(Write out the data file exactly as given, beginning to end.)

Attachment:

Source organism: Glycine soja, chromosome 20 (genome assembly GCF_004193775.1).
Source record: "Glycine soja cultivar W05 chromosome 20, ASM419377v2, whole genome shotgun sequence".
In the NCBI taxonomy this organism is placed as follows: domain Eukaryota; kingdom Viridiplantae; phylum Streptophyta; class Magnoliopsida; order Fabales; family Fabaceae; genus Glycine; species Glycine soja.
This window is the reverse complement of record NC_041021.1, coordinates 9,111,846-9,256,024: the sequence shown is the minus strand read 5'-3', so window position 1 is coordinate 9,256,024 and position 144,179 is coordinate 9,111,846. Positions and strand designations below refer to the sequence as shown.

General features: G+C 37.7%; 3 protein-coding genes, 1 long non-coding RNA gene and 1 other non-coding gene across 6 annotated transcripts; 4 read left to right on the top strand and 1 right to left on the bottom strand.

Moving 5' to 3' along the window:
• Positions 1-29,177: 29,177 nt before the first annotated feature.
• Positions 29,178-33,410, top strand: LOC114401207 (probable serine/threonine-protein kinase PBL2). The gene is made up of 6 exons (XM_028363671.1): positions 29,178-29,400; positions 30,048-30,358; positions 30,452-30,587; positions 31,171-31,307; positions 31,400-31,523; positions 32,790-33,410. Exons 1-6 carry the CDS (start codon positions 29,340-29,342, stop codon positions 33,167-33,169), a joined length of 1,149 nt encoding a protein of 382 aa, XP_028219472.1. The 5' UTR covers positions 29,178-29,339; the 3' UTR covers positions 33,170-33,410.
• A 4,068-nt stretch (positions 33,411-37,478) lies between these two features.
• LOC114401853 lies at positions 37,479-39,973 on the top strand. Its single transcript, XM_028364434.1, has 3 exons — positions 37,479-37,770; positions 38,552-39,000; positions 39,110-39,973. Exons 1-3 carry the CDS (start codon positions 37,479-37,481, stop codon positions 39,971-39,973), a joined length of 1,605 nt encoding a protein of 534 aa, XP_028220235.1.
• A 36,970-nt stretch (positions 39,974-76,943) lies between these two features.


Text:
Source organism: Glycine soja, chromosome 20 (genome assembly GCF_004193775.1).
Source record: "Glycine soja cultivar W05 chromosome 20, ASM419377v2, whole genome shotgun sequence".
In the NCBI taxonomy this organism is placed as follows: domain Eukaryota; kingdom Viridiplantae; phylum Streptophyta; class Magnoliopsida; order Fabales; family Fabaceae; genus Glycine; species Glycine soja.
This window is the reverse complement of record NC_041021.1, coordinates 9,111,846-9,256,024: the sequence shown is the minus strand read 5'-3', so window position 1 is coordinate 9,256,024 and position 144,179 is coordinate 9,111,846. Positions and strand designations below refer to the sequence as shown.

General features: G+C 37.7%; 3 protein-coding genes, 1 long non-coding RNA gene and 1 other non-coding gene across 6 annotated transcripts; 4 read left to right on the top strand and 1 right to left on the bottom strand.

Moving 5' to 3' along the window:
• Positions 1-29,177: 29,177 nt before the first annotated feature.
• Positions 29,178-33,410, top strand: LOC114401207 (probable serine/threonine-protein kinase PBL2). The gene is made up of 6 exons (XM_028363671.1): positions 29,178-29,400; positions 30,048-30,358; positions 30,452-30,587; positions 31,171-31,307; positions 31,400-31,523; positions 32,790-33,410. Exons 1-6 carry the CDS (start codon positions 29,340-29,342, stop codon positions 33,167-33,169), a joined length of 1,149 nt encoding a protein of 382 aa, XP_028219472.1. The 5' UTR covers positions 29,178-29,339; the 3' UTR covers positions 33,170-33,410.
• A 4,068-nt stretch (positions 33,411-37,478) lies between these two features.
• LOC114401853 lies at positions 37,479-39,973 on the top strand. Its single transcript, XM_028364434.1, has 3 exons — positions 37,479-37,770; positions 38,552-39,000; positions 39,110-39,973. Exons 1-3 carry the CDS (start codon positions 37,479-37,481, stop codon positions 39,971-39,973), a joined length of 1,605 nt encoding a protein of 534 aa, XP_028220235.1.
• A 36,970-nt stretch (positions 39,974-76,943) lies between these two features.